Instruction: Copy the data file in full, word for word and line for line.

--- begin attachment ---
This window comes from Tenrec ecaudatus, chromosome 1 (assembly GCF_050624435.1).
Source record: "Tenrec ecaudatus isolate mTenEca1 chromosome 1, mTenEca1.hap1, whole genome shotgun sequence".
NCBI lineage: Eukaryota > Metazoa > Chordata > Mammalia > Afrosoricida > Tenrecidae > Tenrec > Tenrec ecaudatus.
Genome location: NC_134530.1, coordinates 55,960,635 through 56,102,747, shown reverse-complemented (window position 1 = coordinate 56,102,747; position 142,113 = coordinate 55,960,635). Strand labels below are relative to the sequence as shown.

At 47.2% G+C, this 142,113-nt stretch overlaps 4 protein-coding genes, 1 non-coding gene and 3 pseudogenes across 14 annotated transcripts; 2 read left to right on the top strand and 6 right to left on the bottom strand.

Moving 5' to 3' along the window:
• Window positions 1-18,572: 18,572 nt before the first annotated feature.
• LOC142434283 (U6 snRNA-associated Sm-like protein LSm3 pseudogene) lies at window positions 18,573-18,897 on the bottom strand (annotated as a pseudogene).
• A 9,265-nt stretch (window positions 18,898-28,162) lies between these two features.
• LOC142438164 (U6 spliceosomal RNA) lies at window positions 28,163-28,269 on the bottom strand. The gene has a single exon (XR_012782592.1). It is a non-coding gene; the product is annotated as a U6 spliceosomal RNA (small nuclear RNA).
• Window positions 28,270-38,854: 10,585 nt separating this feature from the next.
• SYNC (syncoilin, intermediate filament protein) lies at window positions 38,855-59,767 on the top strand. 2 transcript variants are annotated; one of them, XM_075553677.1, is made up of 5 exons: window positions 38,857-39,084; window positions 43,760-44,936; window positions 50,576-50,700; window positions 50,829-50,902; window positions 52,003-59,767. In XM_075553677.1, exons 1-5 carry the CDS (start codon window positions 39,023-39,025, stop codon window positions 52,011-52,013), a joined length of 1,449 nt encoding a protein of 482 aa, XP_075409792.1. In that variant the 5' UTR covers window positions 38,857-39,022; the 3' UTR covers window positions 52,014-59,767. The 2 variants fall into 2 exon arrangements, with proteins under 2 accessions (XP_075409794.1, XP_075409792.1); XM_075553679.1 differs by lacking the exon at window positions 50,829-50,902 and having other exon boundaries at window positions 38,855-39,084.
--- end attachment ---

This window comes from Tenrec ecaudatus, chromosome 1 (assembly GCF_050624435.1).
Source record: "Tenrec ecaudatus isolate mTenEca1 chromosome 1, mTenEca1.hap1, whole genome shotgun sequence".
NCBI lineage: Eukaryota > Metazoa > Chordata > Mammalia > Afrosoricida > Tenrecidae > Tenrec > Tenrec ecaudatus.
Genome location: NC_134530.1, coordinates 55,960,635 through 56,102,747, shown reverse-complemented (window position 1 = coordinate 56,102,747; position 142,113 = coordinate 55,960,635). Strand labels below are relative to the sequence as shown.

At 47.2% G+C, this 142,113-nt stretch overlaps 4 protein-coding genes, 1 non-coding gene and 3 pseudogenes across 14 annotated transcripts; 2 read left to right on the top strand and 6 right to left on the bottom strand.

Moving 5' to 3' along the window:
• Window positions 1-18,572: 18,572 nt before the first annotated feature.
• LOC142434283 (U6 snRNA-associated Sm-like protein LSm3 pseudogene) lies at window positions 18,573-18,897 on the bottom strand (annotated as a pseudogene).
• A 9,265-nt stretch (window positions 18,898-28,162) lies between these two features.
• LOC142438164 (U6 spliceosomal RNA) lies at window positions 28,163-28,269 on the bottom strand. The gene has a single exon (XR_012782592.1). It is a non-coding gene; the product is annotated as a U6 spliceosomal RNA (small nuclear RNA).
• Window positions 28,270-38,854: 10,585 nt separating this feature from the next.
• SYNC (syncoilin, intermediate filament protein) lies at window positions 38,855-59,767 on the top strand. 2 transcript variants are annotated; one of them, XM_075553677.1, is made up of 5 exons: window positions 38,857-39,084; window positions 43,760-44,936; window positions 50,576-50,700; window positions 50,829-50,902; window positions 52,003-59,767. In XM_075553677.1, exons 1-5 carry the CDS (start codon window positions 39,023-39,025, stop codon window positions 52,011-52,013), a joined length of 1,449 nt encoding a protein of 482 aa, XP_075409792.1. In that variant the 5' UTR covers window positions 38,857-39,022; the 3' UTR covers window positions 52,014-59,767. The 2 variants fall into 2 exon arrangements, with proteins under 2 accessions (XP_075409794.1, XP_075409792.1); XM_075553679.1 differs by lacking the exon at window positions 50,829-50,902 and having other exon boundaries at window positions 38,855-39,084.